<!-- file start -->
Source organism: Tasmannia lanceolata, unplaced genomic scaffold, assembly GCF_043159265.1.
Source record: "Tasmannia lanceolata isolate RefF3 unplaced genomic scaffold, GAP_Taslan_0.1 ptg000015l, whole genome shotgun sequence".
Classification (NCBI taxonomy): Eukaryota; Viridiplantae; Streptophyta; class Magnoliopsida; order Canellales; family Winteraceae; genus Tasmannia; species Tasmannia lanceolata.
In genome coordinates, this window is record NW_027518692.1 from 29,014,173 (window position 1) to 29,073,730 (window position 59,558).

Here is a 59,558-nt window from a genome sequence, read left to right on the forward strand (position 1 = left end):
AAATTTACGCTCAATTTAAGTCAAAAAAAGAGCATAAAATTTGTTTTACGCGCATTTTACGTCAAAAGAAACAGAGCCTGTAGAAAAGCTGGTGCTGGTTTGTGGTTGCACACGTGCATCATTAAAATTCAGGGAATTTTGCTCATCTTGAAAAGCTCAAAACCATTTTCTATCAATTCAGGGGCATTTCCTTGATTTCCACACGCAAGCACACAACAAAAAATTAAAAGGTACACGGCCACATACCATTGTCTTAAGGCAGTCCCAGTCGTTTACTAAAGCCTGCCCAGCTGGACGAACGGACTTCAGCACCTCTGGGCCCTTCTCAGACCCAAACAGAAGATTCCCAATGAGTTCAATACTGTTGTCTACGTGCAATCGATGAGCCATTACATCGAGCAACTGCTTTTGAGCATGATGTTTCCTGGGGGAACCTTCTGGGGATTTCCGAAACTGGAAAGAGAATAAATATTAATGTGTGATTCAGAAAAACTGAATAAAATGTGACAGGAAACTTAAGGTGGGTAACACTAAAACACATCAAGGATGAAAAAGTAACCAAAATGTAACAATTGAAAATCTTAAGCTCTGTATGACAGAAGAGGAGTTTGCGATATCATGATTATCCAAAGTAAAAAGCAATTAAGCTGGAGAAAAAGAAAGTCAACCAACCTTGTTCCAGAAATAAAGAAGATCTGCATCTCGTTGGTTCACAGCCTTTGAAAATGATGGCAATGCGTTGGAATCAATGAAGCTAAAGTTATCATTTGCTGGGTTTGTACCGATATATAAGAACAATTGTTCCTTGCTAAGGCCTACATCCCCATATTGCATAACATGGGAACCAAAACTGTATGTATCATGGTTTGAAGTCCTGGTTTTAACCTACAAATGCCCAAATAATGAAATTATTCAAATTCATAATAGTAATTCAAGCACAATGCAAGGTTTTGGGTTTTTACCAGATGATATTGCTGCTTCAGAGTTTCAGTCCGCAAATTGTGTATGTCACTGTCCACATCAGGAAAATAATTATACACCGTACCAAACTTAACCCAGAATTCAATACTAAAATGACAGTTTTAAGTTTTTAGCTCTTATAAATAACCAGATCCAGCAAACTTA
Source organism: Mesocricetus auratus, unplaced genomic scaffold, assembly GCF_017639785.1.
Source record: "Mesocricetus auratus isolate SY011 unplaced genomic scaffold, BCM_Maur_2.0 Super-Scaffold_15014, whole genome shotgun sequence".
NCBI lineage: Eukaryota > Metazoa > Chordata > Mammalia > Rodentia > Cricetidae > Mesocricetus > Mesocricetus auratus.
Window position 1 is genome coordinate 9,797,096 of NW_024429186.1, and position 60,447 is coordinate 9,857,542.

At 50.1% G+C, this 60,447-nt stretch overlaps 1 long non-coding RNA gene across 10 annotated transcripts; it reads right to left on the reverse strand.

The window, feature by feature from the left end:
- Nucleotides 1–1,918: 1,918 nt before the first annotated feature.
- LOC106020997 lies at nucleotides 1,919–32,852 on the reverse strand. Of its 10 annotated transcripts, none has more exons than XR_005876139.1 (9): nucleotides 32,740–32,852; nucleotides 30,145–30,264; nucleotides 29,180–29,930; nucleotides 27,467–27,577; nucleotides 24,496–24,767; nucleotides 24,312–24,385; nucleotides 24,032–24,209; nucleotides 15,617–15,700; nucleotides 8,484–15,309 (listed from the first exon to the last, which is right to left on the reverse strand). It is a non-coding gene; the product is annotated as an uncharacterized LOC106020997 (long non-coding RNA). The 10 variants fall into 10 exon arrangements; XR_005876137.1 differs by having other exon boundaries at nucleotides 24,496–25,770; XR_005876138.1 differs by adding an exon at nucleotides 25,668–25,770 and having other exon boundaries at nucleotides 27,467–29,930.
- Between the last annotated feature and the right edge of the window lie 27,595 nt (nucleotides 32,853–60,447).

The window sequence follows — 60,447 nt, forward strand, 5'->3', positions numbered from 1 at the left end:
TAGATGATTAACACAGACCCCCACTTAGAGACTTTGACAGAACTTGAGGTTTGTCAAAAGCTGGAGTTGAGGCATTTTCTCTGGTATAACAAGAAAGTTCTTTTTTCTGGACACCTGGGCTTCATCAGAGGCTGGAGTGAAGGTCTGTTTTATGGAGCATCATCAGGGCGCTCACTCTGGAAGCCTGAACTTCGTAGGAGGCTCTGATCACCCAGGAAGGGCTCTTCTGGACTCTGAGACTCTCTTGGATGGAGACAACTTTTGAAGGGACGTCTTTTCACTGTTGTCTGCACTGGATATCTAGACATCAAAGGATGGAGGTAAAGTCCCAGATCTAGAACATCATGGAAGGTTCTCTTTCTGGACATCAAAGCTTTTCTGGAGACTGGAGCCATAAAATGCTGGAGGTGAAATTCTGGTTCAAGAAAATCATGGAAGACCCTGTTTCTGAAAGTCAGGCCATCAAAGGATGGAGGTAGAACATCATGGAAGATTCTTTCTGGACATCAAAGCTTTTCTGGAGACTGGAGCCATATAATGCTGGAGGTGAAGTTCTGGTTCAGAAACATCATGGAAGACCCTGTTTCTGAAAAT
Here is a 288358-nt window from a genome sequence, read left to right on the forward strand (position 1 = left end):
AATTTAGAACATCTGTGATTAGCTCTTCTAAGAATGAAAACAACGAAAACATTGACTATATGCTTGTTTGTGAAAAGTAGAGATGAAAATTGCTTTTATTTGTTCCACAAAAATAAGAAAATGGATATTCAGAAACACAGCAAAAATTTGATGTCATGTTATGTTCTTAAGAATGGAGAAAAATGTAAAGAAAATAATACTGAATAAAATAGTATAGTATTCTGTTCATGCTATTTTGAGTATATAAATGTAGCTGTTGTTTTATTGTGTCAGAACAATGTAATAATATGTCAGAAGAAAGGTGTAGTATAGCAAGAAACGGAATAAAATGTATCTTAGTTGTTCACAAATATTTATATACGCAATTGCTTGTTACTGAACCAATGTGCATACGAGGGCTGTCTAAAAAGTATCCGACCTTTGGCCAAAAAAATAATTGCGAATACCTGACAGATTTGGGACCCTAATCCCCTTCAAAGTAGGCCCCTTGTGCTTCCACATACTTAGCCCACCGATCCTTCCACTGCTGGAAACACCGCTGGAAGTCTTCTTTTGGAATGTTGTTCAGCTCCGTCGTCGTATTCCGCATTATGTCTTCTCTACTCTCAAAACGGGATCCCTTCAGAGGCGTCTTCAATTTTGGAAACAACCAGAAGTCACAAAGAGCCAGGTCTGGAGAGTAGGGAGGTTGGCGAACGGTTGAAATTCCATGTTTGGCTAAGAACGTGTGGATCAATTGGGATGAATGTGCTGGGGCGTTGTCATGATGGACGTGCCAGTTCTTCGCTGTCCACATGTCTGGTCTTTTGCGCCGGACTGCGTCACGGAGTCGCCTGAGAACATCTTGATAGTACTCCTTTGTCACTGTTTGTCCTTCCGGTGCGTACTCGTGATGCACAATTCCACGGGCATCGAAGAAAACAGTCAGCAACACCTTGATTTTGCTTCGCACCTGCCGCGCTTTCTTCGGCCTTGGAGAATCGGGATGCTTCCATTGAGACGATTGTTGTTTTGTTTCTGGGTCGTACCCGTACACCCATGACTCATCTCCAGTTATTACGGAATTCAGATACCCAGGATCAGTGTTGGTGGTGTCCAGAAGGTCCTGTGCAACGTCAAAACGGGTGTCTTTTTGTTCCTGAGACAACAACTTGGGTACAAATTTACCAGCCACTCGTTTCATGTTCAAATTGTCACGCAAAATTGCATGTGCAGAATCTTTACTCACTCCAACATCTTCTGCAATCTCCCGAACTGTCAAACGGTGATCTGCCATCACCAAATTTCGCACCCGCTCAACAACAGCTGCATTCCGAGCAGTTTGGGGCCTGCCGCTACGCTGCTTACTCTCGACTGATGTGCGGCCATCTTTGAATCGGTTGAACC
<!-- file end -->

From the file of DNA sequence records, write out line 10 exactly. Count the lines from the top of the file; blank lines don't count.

Window position 1 is genome coordinate 9,797,096 of NW_024429186.1, and position 60,447 is coordinate 9,857,542.